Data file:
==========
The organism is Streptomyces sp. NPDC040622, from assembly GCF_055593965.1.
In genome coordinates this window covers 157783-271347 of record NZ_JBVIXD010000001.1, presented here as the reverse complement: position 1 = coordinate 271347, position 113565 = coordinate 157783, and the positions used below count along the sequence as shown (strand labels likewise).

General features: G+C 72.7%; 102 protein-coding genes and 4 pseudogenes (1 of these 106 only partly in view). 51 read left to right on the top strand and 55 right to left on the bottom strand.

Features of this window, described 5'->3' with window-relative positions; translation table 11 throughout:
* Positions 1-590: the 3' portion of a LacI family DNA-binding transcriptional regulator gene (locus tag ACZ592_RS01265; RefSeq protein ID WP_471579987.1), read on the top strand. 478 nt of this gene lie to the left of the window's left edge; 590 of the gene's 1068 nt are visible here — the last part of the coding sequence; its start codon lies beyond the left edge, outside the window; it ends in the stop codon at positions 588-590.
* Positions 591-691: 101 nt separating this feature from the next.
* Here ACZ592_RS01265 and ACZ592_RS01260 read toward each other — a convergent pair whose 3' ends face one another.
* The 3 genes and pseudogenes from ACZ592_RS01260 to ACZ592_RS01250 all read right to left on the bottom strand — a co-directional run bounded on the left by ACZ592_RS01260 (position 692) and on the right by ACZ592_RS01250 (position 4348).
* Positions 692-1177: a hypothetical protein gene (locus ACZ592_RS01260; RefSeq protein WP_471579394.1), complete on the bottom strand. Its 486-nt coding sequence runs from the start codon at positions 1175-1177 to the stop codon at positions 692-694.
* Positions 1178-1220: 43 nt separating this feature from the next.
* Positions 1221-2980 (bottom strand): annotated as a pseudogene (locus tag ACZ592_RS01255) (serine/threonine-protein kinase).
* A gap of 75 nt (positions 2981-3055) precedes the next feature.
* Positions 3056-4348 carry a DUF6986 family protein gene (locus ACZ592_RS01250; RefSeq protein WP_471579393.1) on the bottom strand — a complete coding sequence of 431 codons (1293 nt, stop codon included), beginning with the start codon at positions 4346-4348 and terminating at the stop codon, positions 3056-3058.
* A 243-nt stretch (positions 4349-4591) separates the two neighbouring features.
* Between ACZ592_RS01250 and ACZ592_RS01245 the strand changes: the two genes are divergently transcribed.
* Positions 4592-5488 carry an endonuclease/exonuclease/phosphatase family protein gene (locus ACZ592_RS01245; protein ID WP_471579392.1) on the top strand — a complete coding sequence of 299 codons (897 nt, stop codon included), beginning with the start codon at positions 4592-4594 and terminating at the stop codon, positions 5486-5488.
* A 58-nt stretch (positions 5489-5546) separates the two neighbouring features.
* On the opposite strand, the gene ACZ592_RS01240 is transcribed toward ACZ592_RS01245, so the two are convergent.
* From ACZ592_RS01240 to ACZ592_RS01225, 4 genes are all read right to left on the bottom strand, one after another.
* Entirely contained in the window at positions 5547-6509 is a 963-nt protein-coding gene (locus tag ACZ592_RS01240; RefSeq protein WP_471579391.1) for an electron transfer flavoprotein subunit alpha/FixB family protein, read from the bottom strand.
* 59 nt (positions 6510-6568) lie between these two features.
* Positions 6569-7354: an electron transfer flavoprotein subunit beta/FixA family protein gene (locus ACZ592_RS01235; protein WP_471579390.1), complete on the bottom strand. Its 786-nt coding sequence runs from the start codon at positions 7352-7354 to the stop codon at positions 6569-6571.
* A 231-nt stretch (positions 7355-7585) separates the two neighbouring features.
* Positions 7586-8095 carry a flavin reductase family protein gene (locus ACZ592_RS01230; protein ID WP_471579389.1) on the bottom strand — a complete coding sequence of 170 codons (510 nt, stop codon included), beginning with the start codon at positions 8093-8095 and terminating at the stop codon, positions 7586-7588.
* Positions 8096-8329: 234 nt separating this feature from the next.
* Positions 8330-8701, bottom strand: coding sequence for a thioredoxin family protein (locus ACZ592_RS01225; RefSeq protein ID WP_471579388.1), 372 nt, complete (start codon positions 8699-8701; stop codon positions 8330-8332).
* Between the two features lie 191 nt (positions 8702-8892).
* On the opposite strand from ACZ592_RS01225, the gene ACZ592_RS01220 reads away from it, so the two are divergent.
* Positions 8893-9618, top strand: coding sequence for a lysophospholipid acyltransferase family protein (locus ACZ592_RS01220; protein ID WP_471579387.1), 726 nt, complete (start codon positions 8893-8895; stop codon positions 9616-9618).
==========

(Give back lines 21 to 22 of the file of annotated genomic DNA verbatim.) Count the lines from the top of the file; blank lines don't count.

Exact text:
* 59 nt (positions 6510-6568) lie between these two features.
* Positions 6569-7354: an electron transfer flavoprotein subunit beta/FixA family protein gene (locus ACZ592_RS01235; protein WP_471579390.1), complete on the bottom strand. Its 786-nt coding sequence runs from the start codon at positions 7352-7354 to the stop codon at positions 6569-6571.